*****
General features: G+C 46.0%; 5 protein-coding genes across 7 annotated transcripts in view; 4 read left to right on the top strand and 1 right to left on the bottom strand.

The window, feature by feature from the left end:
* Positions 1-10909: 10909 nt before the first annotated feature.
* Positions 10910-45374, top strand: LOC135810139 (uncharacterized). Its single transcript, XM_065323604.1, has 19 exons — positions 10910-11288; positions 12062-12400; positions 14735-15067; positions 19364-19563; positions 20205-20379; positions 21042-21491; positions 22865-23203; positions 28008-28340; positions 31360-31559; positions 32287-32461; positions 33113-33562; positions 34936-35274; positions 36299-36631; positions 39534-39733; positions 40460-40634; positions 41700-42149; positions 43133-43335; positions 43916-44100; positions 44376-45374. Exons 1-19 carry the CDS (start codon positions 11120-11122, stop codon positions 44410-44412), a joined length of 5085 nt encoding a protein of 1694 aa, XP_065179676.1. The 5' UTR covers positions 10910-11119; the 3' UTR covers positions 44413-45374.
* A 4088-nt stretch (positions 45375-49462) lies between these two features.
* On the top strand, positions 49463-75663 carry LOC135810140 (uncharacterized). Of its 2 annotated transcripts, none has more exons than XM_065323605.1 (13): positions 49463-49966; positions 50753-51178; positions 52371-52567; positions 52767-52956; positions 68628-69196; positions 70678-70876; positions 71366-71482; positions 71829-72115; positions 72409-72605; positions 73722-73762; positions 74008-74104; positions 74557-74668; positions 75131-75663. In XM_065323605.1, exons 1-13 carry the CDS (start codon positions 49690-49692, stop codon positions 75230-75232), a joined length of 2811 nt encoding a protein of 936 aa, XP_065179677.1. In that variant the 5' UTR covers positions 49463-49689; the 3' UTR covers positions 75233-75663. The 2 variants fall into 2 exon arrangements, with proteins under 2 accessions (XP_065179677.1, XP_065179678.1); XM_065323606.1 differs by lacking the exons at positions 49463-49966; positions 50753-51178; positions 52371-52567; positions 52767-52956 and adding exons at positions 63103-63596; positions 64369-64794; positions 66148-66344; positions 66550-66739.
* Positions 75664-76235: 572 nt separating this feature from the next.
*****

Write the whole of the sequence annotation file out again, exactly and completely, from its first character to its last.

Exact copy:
General features: G+C 46.0%; 5 protein-coding genes across 7 annotated transcripts in view; 4 read left to right on the top strand and 1 right to left on the bottom strand.

The window, feature by feature from the left end:
* Positions 1-10909: 10909 nt before the first annotated feature.
* Positions 10910-45374, top strand: LOC135810139 (uncharacterized). Its single transcript, XM_065323604.1, has 19 exons — positions 10910-11288; positions 12062-12400; positions 14735-15067; positions 19364-19563; positions 20205-20379; positions 21042-21491; positions 22865-23203; positions 28008-28340; positions 31360-31559; positions 32287-32461; positions 33113-33562; positions 34936-35274; positions 36299-36631; positions 39534-39733; positions 40460-40634; positions 41700-42149; positions 43133-43335; positions 43916-44100; positions 44376-45374. Exons 1-19 carry the CDS (start codon positions 11120-11122, stop codon positions 44410-44412), a joined length of 5085 nt encoding a protein of 1694 aa, XP_065179676.1. The 5' UTR covers positions 10910-11119; the 3' UTR covers positions 44413-45374.
* A 4088-nt stretch (positions 45375-49462) lies between these two features.
* On the top strand, positions 49463-75663 carry LOC135810140 (uncharacterized). Of its 2 annotated transcripts, none has more exons than XM_065323605.1 (13): positions 49463-49966; positions 50753-51178; positions 52371-52567; positions 52767-52956; positions 68628-69196; positions 70678-70876; positions 71366-71482; positions 71829-72115; positions 72409-72605; positions 73722-73762; positions 74008-74104; positions 74557-74668; positions 75131-75663. In XM_065323605.1, exons 1-13 carry the CDS (start codon positions 49690-49692, stop codon positions 75230-75232), a joined length of 2811 nt encoding a protein of 936 aa, XP_065179677.1. In that variant the 5' UTR covers positions 49463-49689; the 3' UTR covers positions 75233-75663. The 2 variants fall into 2 exon arrangements, with proteins under 2 accessions (XP_065179677.1, XP_065179678.1); XM_065323606.1 differs by lacking the exons at positions 49463-49966; positions 50753-51178; positions 52371-52567; positions 52767-52956 and adding exons at positions 63103-63596; positions 64369-64794; positions 66148-66344; positions 66550-66739.
* Positions 75664-76235: 572 nt separating this feature from the next.